An opencast coal mine could be built next to one of Northumerbland’s most beautiful beaches after The Court of Appeal overturned Savid Javid’s decision to block the scheme.
Banks Mining applied for permission to mine three million toness of coal, sandstone and fireclay from an 800 acres site in 2015, but after protests and a government inquiry it was shelved in March.
But earlier this month the High Court overturned the decision, which will now be referred back to Communities Secretary, James Brokenshire.
Banks claims its proposal this bring add 100 jobs and £87 million to the local economy, but locals say it will damage health and spoil a local beauty spot which is surrounded by nature reserves and home to some of Britain’s rarest birds.
A spokesman for The Durham Miners’ Association said: “Our members have given their lifetime and, quite often, their health to the winning of coal.
“There is no reason to support any opencast application which disrupts their later years or the lives of their children and grandchildren.”
Mr Javid rejected the plans in March when he was Communities Secretary on the grounds of climate-change, but Banks submitted an appeal to the High Court claiming his arguments were ‘irrational.’
Gavin Styles, Managing Director at Banks, argued after the ruling: “The scheme has been examined in extreme detail by both a local authority with substantial experience of the extractive industries and an independent planning sector, and was found to be a sound scheme that should be allowed to go ahead”.
Banks currently operate three different opencast coal-mining projects across the North East, with the planned Highthorn site at Druridge Bay being its latest venture.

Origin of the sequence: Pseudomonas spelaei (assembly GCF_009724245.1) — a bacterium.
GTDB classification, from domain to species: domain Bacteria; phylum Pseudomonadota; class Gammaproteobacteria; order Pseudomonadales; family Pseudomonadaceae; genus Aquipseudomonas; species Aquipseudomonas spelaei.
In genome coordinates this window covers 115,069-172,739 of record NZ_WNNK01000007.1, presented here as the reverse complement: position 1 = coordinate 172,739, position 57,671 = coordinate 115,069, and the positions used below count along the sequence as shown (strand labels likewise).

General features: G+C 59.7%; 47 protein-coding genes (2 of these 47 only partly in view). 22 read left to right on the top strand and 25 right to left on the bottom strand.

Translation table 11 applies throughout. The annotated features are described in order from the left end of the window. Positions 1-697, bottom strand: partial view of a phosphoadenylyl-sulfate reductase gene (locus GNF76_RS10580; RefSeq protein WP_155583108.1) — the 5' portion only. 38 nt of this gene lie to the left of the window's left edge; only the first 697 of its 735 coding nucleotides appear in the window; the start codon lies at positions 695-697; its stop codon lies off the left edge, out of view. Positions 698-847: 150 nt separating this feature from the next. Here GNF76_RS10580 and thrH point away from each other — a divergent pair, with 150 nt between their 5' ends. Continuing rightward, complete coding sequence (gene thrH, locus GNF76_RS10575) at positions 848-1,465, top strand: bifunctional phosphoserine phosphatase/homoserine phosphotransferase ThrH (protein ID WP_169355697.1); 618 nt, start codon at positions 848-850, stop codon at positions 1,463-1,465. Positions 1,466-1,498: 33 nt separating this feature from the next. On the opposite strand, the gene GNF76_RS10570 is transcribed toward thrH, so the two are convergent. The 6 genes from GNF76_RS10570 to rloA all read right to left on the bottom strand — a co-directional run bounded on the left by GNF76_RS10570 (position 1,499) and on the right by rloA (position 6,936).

But The Coal Action Network warned that opencast mining was far more locally destructive than deep mining damaing, ecosystems, watercourses and soil.
“This releases dust, including toxic particles, into the atmosphere and over people’s homes, so residents are at risk of the sort of respiratory diseases previously only seen in miners themselves,” a spokesman added.
Simon Bowen, a Friends of the Earth campaigner, said Mr Javid’s original intervention “was the right decision for the right reason.
“Since then, the case for ending our dependence on fossil fuels has only grown stronger, with the world’s leading climate scientists warning that we need to act fast to avoid climate chaos,” he added.
“James Brokenshire must take heed of the science and again reject this destructive proposal. All opencast schemes should now be banned by the government, and space should be made instead for a low carbon future”.
A spokesperson for James Brokenshire and the Department for Communities said the Secretary of State “notes the High Court’s decision and is considering his response”.
Mr Brokenshire has already refused revocation of decades-old planning permission in a controversial move at another County Durham site where Banks have plans.
Campaigners against the mine said hey would “almost certainly” appeal the High Court’s decision.
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